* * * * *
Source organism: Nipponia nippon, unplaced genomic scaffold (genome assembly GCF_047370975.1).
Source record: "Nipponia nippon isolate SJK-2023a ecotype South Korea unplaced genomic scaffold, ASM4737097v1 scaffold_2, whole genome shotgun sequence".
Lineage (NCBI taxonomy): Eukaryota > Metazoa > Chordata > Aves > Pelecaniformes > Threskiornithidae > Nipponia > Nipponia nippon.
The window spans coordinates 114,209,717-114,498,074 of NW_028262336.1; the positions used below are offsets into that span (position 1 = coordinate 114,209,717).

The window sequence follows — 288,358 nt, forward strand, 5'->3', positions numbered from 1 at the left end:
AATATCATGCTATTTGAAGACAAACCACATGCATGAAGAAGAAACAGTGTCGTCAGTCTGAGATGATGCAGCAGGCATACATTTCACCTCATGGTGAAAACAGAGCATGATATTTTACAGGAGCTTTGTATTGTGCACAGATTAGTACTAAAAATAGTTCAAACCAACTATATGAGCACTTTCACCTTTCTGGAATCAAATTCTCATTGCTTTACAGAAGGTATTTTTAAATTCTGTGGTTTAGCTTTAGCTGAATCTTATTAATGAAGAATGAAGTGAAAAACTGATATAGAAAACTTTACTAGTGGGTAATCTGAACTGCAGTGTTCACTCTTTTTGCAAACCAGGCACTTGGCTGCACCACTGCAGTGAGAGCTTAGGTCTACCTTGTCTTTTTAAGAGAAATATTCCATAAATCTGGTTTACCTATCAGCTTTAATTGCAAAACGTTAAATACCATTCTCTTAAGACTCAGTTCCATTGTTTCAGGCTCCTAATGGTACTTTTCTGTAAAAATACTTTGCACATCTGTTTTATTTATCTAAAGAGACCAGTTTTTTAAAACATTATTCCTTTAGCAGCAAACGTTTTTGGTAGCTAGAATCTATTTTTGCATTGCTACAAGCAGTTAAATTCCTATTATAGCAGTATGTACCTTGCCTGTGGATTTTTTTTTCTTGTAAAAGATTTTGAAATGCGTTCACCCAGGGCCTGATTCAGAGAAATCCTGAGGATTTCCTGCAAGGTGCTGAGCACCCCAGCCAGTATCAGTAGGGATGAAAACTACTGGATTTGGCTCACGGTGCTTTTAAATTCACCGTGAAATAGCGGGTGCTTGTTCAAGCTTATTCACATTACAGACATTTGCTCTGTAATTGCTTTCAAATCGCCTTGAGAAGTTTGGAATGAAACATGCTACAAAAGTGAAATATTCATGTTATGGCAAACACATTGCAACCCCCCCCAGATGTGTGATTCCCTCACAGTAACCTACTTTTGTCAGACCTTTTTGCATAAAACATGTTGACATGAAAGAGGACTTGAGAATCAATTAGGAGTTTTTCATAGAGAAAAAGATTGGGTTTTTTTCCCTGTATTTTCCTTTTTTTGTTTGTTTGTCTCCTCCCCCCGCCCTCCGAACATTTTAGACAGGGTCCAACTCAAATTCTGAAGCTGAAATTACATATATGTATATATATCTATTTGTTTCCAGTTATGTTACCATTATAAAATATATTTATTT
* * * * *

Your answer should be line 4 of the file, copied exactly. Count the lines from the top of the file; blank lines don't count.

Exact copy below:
The window spans coordinates 114,209,717-114,498,074 of NW_028262336.1; the positions used below are offsets into that span (position 1 = coordinate 114,209,717).